Advertisement
YOU ARE HERE: LAT HomeCollections

Confessions of a poll worker

The best way to measure the value of civic duty isn't in how much they pay you.

February 04, 2008|Ellen Slezak | Ellen Slezak is the author of the novel "All These Girls" and "Last Year's Jesus," a collection of stories.

I have been trained for 90 minutes. I know the names of the four jobs at the polling place: roster clerk, street index clerk, demo clerk and ballot box clerk. The following rules have been impressed on me, repeatedly: One voter, one signature. Don't ever lock the polling place doors. Insert all nine header cards into the InkaVote Plus machine before the polls open. A provisional voter does not sign the roster. VBM means voted by mail. VAP means voted at polls.

I can do this. At least that's what I'm telling myself.

On Super Tuesday, I will join thousands of other volunteers across the state and serve as an election clerk for the primary. I've been assigned to work at the Women's Club of Hollywood, which is not my polling place but is close enough to home that I can ride my bike there.

Or maybe not. My bike -- it has a basket. My basket -- it has two bumper stickers. They read: "Peace Out Bush" and "Defend America: Fire the Republicans." Another rule comes to mind: No electioneering within 100 feet of the polls. I will lock my bike to something that is 101 feet away.

Here's how this all came to pass. I signed a volunteer list to work as an election clerk many years ago, and nothing came of it until Jan. 21 at 8:30 a.m. That's when the phone rang. "Is Mary there?" a woman asked. I was noncommittal -- my default position when somebody asks for me by my legal name, not my true name, Ellen. "Maybe," I said. I warmed up when she said she was calling to see if "Mary" wanted to be an election clerk.

Lakesha, an efficient and helpful woman from the county registrar's office, told me about the 90-minute training class, for which I'd be paid $25. She explained that on election day, I'd work from 6 a.m. to 8:30 p.m. and be paid $80. That's 16 hours of work and $105 of pay or $6.56 per hour. I was not dissuaded. I make a modest living writing stories and novels, and I understand that the market is not the best place to measure the value of literary fiction or civic duty.

Lakesha told me that to start work at the polling place, I'd have to sign a loyalty oath. The sound of that made me nervous. "Loyalty to what?" I asked. "It's just so you'll get paid," she told me. OK, loyalty to a paycheck. She also told me to phone my election inspector. His name, she said, was "Peter ... wait, no, it's Michael." I crossed out Peter in my notes, wrote Michael instead. When I called an hour later to tell Michael that I was part of his crew, he said, "My name is Peter, and you're Mary?" "No, Ellen." Democracy is so messy.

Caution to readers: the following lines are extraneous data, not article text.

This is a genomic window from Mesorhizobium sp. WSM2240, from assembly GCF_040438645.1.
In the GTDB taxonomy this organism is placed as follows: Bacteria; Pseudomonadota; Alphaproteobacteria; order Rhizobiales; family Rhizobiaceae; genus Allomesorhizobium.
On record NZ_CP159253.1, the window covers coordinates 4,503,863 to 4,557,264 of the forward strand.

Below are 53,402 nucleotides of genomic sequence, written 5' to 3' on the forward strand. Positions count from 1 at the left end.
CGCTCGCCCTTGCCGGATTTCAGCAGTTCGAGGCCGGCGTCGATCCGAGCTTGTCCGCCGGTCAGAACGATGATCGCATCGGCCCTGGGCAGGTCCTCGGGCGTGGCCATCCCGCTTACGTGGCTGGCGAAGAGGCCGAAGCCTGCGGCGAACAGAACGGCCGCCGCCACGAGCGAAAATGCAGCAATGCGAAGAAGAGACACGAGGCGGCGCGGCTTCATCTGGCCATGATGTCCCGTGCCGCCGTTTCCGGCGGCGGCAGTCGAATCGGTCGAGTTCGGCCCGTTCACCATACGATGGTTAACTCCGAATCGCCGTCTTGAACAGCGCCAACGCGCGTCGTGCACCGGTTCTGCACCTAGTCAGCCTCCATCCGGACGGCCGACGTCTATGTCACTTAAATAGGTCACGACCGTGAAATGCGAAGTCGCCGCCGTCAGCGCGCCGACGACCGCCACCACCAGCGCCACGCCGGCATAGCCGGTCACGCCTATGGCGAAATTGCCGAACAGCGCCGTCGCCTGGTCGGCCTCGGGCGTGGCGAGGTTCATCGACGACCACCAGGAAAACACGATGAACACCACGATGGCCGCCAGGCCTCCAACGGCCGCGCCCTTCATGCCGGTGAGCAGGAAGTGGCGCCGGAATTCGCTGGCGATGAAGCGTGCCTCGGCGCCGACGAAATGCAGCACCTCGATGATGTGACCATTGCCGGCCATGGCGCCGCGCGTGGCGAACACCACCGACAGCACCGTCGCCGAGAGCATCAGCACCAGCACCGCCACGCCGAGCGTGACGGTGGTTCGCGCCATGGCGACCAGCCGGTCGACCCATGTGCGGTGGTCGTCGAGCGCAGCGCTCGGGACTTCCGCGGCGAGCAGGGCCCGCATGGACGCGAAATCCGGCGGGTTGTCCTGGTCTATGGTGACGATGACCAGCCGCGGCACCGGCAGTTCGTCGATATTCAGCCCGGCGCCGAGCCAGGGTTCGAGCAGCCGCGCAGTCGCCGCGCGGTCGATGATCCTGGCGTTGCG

I'll be honest here -- my primary feeling walking out of the Kenneth Hahn Hall of Administration after my training class was this: How in the hell does the right man or woman ever get elected? And by "right," I simply mean the one who got the most votes from the voters. This election stuff is a big undertaking.

--

I've never not voted, by the way. Usually I go to the polls and punch my card in person, but occasionally I VBM. I'm a political junkie. I'm addicted to C-SPAN 1 and 2. I listen to Air America radio. I even sputter and grumble through 30 minutes a day of Rush Limbaugh, just to hear another point of view. I've volunteered in many ways over the years. For instance, in October 2004, I drove from my "safe" state of California to campaign for John Kerry in up-for-grabs Nevada.

The first night of that trip, I checked into the room I'd booked at the Tropicana hotel in Las Vegas. It was about 7 p.m., and I was dragging. My day had started at 4 a.m. with the four-hour drive from Los Angeles, and it stretched through another 10 hours of walking through neighborhoods and knocking on doors and trying to convince growling dogs that I came in peace. The hotel clerk who checked me in didn't even look up as she clicked and clacked away on her keyboard. But it turns out she saw me after all. She said, very quietly, "You've booked a room in the really cheap seats, and I have to tell you, Ms. Slezak, I want healthcare. I want my Social Security to stay secure. I want the right to form a union. And I see by those campaign buttons you're wearing that you're here to help us in Nevada get those things, so let's just give you a free triple upgrade to the Island Tower Suite." At that, she looked up and asked, "Would that suit you, Ms. Slezak?" She was offering me a hand -- one person to another -- and it suited me on many levels.

When I think of politics and elections, I think of all of us who are trying to make our way in the world. We the people. We the people who vote, volunteer, fight for our rights, kindle dreams and offer triple upgrades when we're able. We the people who do all this not because we hope that one candidate or another does or does not get the vote. We the people who do it because it's yet another way to show we care. For each other. What is a country if not its citizens?

So, please, on Tuesday, and then again in November, don't forget to vote. And, please, be patient with your election clerk when you do -- she means well, but she's only had 90 minutes of training.

Advertisement
Los Angeles Times Articles
|
|
|